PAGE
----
I suspect you will have to do a few things.

First I suspect you will have to pre-charge the capacitor to a voltage that is reasonable for a lithium ion battery. Deeply discharged lithium ion batteries can be dangerous if later recharged, so lithium battery systems will generally have an under-voltage lockout.

Secondly the capacitor will have to be big enough to prevent over or under-voltage swings. Just how big may require some experimentation. IIRC the charge circuits in smartphones are often insufficient to cover peak power demand with the battery being expected to take up the slack.

Thirdly many phone battery packs will have some kind of temperature sensor in them. I suspect you may need to find a way to fake the response from said sensor (in many cases I suspect this will just be a resistor of appropriate value).

• Thats the thing this phone doesn't have any of those health pins Commented Apr 23, 2020 at 21:37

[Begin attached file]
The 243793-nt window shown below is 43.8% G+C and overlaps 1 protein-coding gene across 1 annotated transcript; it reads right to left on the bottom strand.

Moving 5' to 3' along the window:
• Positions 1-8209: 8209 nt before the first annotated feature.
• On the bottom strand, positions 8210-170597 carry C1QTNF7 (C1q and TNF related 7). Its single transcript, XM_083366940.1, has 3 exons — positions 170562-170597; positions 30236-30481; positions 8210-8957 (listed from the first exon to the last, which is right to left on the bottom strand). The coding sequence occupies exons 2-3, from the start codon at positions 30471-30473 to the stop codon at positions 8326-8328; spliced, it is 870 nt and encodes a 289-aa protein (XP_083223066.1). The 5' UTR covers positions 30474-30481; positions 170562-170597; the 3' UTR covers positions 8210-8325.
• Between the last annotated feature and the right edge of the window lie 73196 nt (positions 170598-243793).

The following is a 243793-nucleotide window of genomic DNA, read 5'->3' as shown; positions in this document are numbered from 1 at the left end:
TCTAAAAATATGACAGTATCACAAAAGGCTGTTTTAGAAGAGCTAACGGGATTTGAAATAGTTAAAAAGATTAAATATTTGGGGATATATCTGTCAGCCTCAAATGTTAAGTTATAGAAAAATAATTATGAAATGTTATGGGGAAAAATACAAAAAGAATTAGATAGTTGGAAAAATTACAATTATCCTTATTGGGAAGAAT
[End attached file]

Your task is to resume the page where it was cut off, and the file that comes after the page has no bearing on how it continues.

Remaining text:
• Well that's good news for you then, you only have items 1 and 2 on the list to worry about. Commented Apr 23, 2020 at 21:38

For a short time, a capacitor can behave as battery because it stores energy. This can be useful for keeping a device on when you need to change batteries or if you want to have something turn on temporarily. However, because capacitor voltage and current decrease as capacitor discharges across a load, it wouldn’t be a practical long term replacement for a real battery. Also to even have a capacitor last for a long time would require very large capacitors and a light load. This is why batteries can be rechargeable is a useful aspect.

• Batteries cannot provide infinite load. Using a battery will gradually reduce its voltage. Commented Aug 4, 2020 at 19:40

Yes, you can replace a battery with a capacitor. The energy densities are much lower with capacitors, so the phone will have a very limited power on time, unless you use a lot of capacitors.

The voltage of a capacitor falls exponentially also so unless you have a DC DC converter to boost the voltage, you'll get even less time.